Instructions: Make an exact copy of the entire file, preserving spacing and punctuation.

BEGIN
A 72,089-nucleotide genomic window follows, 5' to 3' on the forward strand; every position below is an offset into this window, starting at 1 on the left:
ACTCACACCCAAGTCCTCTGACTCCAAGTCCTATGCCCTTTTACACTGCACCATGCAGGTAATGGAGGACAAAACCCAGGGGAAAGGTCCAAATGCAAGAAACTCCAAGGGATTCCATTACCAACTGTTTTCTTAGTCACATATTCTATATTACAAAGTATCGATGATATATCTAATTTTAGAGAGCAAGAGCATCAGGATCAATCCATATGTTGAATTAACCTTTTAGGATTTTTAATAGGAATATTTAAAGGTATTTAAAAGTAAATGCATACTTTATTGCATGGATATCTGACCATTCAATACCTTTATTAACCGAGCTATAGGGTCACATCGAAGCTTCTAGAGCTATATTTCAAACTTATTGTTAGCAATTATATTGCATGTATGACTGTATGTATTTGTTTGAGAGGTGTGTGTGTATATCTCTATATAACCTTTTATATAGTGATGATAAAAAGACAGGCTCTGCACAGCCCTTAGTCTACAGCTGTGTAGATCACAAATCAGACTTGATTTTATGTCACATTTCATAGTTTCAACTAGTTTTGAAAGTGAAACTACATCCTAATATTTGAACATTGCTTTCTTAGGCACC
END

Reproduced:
A 72,089-nucleotide genomic window follows, 5' to 3' on the forward strand; every position below is an offset into this window, starting at 1 on the left:
ACTCACACCCAAGTCCTCTGACTCCAAGTCCTATGCCCTTTTACACTGCACCATGCAGGTAATGGAGGACAAAACCCAGGGGAAAGGTCCAAATGCAAGAAACTCCAAGGGATTCCATTACCAACTGTTTTCTTAGTCACATATTCTATATTACAAAGTATCGATGATATATCTAATTTTAGAGAGCAAGAGCATCAGGATCAATCCATATGTTGAATTAACCTTTTAGGATTTTTAATAGGAATATTTAAAGGTATTTAAAAGTAAATGCATACTTTATTGCATGGATATCTGACCATTCAATACCTTTATTAACCGAGCTATAGGGTCACATCGAAGCTTCTAGAGCTATATTTCAAACTTATTGTTAGCAATTATATTGCATGTATGACTGTATGTATTTGTTTGAGAGGTGTGTGTGTATATCTCTATATAACCTTTTATATAGTGATGATAAAAAGACAGGCTCTGCACAGCCCTTAGTCTACAGCTGTGTAGATCACAAATCAGACTTGATTTTATGTCACATTTCATAGTTTCAACTAGTTTTGAAAGTGAAACTACATCCTAATATTTGAACATTGCTTTCTTAGGCACC